Friday, July 30, 2010

How to Work Out Your Transverse Abdominals

A group of muscles that often gets neglected in stomach exercise routines are the transverse abdominals, the core muscles that lie below the rectus abdominus. Most abdominal exercises target the rectus abdominus and the vertical abdominals, ignoring the transverse abdominals. Even crunches, the staple of most abdominal workouts, do nothing for the transverse abdominals. These muscles are actually the most important to target, however, as they connect to both the lower back muscles and the rectus abdominus and for a girdle for the entire abdomen.

Any routine aimed at flattening the stomach should include the transverse abdominals as a focus. Using the following exercises, you can work out your transverse abdominals and really make progress on that flat stomach. As with any workout routine, be sure to consult a professional before beginning and always warm up properly to avoid injury.

Pelvic Tilts
This stomach exercise requires lying on your back on a flat surface, such as the floor or a bench. Use a mat or towel to cushion your spine. Bend your knees so that your feet are flat on the floor. Raise your pelvis (and only your pelvis) off the floor, hold momentarily, and then lower it back down. Repeat for an entire set. Maintaining a controlled movement is crucial to this exercise. This will allow you to use your abdominal muscles, rather than your body's momentum, to do the work on the exercise. Also, be sure to keep your upper body on the floor throughout.

Crunchless Crunch
This first exercise is fairly simple but can also be fairly difficult. Essentially, it involves trying to pull the belly button in towards the spine. This can be tricky, as it involves using muscles which you may not be used to activating. To start, either lie or on your stomach or kneel. You might want to try both ways and see which helps you feel the exercise better. Relax your body as much as possible, then try to use only the lower abdominals to move your belly button toward your spine. Hold for ten seconds. If holding for ten seconds feels easy, hold for a longer period. The goal is to hold the contraction until you either cannot feel it, or you feel other muscles working harder than the transverse abdominals. When you feel this, let the contraction out.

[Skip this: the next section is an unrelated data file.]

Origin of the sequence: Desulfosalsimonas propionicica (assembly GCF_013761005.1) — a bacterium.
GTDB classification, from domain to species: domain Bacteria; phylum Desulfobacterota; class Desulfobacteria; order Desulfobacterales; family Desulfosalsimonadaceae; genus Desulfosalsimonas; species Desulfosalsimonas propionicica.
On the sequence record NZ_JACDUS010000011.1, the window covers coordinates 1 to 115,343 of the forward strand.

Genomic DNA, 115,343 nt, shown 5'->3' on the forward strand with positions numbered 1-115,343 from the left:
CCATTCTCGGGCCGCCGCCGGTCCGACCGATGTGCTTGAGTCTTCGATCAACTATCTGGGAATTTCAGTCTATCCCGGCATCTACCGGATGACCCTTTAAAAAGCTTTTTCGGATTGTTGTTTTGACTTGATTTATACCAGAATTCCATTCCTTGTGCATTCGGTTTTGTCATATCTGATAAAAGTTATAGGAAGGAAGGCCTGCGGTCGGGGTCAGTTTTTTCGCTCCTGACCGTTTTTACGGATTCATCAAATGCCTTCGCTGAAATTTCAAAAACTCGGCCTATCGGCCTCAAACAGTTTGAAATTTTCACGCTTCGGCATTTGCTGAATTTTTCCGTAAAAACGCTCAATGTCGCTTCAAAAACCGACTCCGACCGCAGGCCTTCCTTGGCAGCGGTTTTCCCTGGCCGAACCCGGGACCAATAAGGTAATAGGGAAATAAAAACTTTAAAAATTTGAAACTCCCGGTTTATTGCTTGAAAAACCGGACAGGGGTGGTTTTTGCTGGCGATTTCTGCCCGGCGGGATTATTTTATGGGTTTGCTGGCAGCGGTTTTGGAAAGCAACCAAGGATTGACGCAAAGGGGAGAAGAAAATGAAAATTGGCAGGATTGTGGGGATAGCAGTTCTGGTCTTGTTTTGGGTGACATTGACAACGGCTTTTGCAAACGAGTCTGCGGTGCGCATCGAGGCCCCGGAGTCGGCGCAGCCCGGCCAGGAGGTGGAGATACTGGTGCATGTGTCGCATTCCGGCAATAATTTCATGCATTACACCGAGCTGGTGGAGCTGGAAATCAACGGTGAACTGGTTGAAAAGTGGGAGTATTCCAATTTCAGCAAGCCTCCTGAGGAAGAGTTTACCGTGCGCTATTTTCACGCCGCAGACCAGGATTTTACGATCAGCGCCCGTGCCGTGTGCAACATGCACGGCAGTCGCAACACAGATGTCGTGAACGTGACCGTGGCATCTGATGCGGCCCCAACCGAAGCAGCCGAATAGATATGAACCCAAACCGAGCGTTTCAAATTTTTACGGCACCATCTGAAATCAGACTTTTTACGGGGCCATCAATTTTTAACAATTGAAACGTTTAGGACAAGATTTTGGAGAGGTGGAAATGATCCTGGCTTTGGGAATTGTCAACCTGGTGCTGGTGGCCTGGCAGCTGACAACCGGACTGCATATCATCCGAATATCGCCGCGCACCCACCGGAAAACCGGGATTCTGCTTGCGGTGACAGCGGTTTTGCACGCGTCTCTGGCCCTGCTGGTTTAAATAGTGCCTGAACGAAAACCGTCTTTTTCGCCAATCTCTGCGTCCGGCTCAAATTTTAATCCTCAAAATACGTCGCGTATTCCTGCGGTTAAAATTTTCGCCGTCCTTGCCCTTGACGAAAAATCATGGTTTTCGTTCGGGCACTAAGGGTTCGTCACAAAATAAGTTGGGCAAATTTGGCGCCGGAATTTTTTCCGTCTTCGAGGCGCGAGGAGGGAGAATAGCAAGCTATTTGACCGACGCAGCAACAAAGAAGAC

Scissor Kicks
This stomach exercise also requires lying on the floor. Position your hands under your butt, keeping your back pressed against the floor. Slowly raise one leg to a height of about ten inches, then slowly lower it back to the floor. As your lower one leg, raise the other. Repeat this motion for an entire set. Maintaining control throughout is important, not allowing momentum to get the better of you. Your upper body should remain on the floor through the entire move.

There are plenty of other exercises targeting the transverse abdominals, but these three ought to be enough to get you started.